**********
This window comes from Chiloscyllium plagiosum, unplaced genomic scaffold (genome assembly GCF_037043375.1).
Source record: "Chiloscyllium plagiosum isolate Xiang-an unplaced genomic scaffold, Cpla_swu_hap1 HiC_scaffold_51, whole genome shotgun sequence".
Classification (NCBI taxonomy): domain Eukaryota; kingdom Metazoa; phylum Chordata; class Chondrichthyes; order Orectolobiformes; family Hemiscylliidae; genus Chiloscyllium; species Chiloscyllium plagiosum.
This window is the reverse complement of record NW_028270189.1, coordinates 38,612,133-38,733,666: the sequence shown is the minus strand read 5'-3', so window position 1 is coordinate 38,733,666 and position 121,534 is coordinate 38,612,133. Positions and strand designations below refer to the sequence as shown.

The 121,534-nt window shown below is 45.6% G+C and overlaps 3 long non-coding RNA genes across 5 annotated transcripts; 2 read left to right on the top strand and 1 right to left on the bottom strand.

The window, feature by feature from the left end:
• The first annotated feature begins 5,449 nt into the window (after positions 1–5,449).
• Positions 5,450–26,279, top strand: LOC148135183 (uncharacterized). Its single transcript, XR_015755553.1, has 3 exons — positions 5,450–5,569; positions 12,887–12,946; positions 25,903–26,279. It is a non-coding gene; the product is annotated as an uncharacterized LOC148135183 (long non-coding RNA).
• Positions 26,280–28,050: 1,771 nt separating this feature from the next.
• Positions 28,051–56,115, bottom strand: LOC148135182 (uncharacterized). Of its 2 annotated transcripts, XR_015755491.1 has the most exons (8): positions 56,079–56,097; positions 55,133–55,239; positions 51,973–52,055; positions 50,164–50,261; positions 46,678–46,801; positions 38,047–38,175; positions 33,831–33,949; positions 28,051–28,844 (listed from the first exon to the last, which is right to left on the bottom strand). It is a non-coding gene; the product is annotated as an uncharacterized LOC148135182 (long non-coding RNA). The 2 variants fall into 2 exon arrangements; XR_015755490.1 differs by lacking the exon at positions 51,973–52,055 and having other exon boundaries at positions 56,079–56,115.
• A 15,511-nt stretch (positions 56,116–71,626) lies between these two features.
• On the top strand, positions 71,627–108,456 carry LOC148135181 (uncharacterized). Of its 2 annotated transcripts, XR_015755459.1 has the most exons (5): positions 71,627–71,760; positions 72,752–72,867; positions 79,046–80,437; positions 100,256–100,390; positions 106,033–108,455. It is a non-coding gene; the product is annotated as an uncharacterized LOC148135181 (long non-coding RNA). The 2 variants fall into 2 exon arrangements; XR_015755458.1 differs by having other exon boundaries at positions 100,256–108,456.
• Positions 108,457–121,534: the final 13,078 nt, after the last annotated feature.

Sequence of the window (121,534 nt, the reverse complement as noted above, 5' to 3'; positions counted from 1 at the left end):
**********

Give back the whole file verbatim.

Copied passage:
This window comes from Chiloscyllium plagiosum, unplaced genomic scaffold (genome assembly GCF_037043375.1).
Source record: "Chiloscyllium plagiosum isolate Xiang-an unplaced genomic scaffold, Cpla_swu_hap1 HiC_scaffold_51, whole genome shotgun sequence".
Classification (NCBI taxonomy): domain Eukaryota; kingdom Metazoa; phylum Chordata; class Chondrichthyes; order Orectolobiformes; family Hemiscylliidae; genus Chiloscyllium; species Chiloscyllium plagiosum.
This window is the reverse complement of record NW_028270189.1, coordinates 38,612,133-38,733,666: the sequence shown is the minus strand read 5'-3', so window position 1 is coordinate 38,733,666 and position 121,534 is coordinate 38,612,133. Positions and strand designations below refer to the sequence as shown.

The 121,534-nt window shown below is 45.6% G+C and overlaps 3 long non-coding RNA genes across 5 annotated transcripts; 2 read left to right on the top strand and 1 right to left on the bottom strand.

The window, feature by feature from the left end:
• The first annotated feature begins 5,449 nt into the window (after positions 1–5,449).
• Positions 5,450–26,279, top strand: LOC148135183 (uncharacterized). Its single transcript, XR_015755553.1, has 3 exons — positions 5,450–5,569; positions 12,887–12,946; positions 25,903–26,279. It is a non-coding gene; the product is annotated as an uncharacterized LOC148135183 (long non-coding RNA).
• Positions 26,280–28,050: 1,771 nt separating this feature from the next.
• Positions 28,051–56,115, bottom strand: LOC148135182 (uncharacterized). Of its 2 annotated transcripts, XR_015755491.1 has the most exons (8): positions 56,079–56,097; positions 55,133–55,239; positions 51,973–52,055; positions 50,164–50,261; positions 46,678–46,801; positions 38,047–38,175; positions 33,831–33,949; positions 28,051–28,844 (listed from the first exon to the last, which is right to left on the bottom strand). It is a non-coding gene; the product is annotated as an uncharacterized LOC148135182 (long non-coding RNA). The 2 variants fall into 2 exon arrangements; XR_015755490.1 differs by lacking the exon at positions 51,973–52,055 and having other exon boundaries at positions 56,079–56,115.
• A 15,511-nt stretch (positions 56,116–71,626) lies between these two features.
• On the top strand, positions 71,627–108,456 carry LOC148135181 (uncharacterized). Of its 2 annotated transcripts, XR_015755459.1 has the most exons (5): positions 71,627–71,760; positions 72,752–72,867; positions 79,046–80,437; positions 100,256–100,390; positions 106,033–108,455. It is a non-coding gene; the product is annotated as an uncharacterized LOC148135181 (long non-coding RNA). The 2 variants fall into 2 exon arrangements; XR_015755458.1 differs by having other exon boundaries at positions 100,256–108,456.
• Positions 108,457–121,534: the final 13,078 nt, after the last annotated feature.

Sequence of the window (121,534 nt, the reverse complement as noted above, 5' to 3'; positions counted from 1 at the left end):